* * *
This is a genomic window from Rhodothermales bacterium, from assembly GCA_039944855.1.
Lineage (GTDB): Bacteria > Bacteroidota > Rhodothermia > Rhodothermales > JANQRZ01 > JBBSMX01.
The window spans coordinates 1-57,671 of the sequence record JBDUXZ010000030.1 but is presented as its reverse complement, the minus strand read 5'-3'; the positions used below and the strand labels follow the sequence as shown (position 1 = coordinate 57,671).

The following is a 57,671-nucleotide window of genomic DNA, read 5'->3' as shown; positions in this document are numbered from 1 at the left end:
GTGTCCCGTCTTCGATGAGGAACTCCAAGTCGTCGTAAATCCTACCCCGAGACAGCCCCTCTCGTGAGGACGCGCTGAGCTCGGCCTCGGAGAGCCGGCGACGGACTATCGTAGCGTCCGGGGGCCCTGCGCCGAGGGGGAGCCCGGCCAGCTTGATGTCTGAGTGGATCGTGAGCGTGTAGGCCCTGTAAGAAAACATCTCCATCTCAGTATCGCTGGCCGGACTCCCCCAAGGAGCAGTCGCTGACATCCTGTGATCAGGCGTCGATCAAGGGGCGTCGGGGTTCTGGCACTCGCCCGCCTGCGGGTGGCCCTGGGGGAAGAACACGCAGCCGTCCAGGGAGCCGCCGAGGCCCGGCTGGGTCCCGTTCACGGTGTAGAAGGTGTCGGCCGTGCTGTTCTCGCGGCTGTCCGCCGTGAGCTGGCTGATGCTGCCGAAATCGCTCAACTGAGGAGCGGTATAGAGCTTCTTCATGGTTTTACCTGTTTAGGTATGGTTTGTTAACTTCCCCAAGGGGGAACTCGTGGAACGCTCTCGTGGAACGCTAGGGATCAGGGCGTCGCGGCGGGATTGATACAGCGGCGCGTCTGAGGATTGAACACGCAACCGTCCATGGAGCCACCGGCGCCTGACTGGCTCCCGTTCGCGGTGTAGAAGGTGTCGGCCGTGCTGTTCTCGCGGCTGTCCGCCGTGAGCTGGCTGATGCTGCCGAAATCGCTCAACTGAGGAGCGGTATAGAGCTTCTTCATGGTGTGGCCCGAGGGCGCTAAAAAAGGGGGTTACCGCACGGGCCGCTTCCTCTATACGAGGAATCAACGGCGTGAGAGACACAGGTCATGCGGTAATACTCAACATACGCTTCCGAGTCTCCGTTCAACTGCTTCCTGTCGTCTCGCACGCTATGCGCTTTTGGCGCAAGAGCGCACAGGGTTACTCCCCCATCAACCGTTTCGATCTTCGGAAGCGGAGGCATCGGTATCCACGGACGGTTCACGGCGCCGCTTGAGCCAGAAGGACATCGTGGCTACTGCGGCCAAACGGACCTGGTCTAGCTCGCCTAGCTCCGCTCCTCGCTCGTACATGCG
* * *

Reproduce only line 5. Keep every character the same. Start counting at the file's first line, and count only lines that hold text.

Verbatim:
GTGTCCCGTCTTCGATGAGGAACTCCAAGTCGTCGTAAATCCTACCCCGAGACAGCCCCTCTCGTGAGGACGCGCTGAGCTCGGCCTCGGAGAGCCGGCGACGGACTATCGTAGCGTCCGGGGGCCCTGCGCCGAGGGGGAGCCCGGCCAGCTTGATGTCTGAGTGGATCGTGAGCGTGTAGGCCCTGTAAGAAAACATCTCCATCTCAGTATCGCTGGCCGGACTCCCCCAAGGAGCAGTCGCTGACATCCTGTGATCAGGCGTCGATCAAGGGGCGTCGGGGTTCTGGCACTCGCCCGCCTGCGGGTGGCCCTGGGGGAAGAACACGCAGCCGTCCAGGGAGCCGCCGAGGCCCGGCTGGGTCCCGTTCACGGTGTAGAAGGTGTCGGCCGTGCTGTTCTCGCGGCTGTCCGCCGTGAGCTGGCTGATGCTGCCGAAATCGCTCAACTGAGGAGCGGTATAGAGCTTCTTCATGGTTTTACCTGTTTAGGTATGGTTTGTTAACTTCCCCAAGGGGGAACTCGTGGAACGCTCTCGTGGAACGCTAGGGATCAGGGCGTCGCGGCGGGATTGATACAGCGGCGCGTCTGAGGATTGAACACGCAACCGTCCATGGAGCCACCGGCGCCTGACTGGCTCCCGTTCGCGGTGTAGAAGGTGTCGGCCGTGCTGTTCTCGCGGCTGTCCGCCGTGAGCTGGCTGATGCTGCCGAAATCGCTCAACTGAGGAGCGGTATAGAGCTTCTTCATGGTGTGGCCCGAGGGCGCTAAAAAAGGGGGTTACCGCACGGGCCGCTTCCTCTATACGAGGAATCAACGGCGTGAGAGACACAGGTCATGCGGTAATACTCAACATACGCTTCCGAGTCTCCGTTCAACTGCTTCCTGTCGTCTCGCACGCTATGCGCTTTTGGCGCAAGAGCGCACAGGGTTACTCCCCCATCAACCGTTTCGATCTTCGGAAGCGGAGGCATCGGTATCCACGGACGGTTCACGGCGCCGCTTGAGCCAGAAGGACATCGTGGCTACTGCGGCCAAACGGACCTGGTCTAGCTCGCCTAGCTCCGCTCCTCGCTCGTACATGCG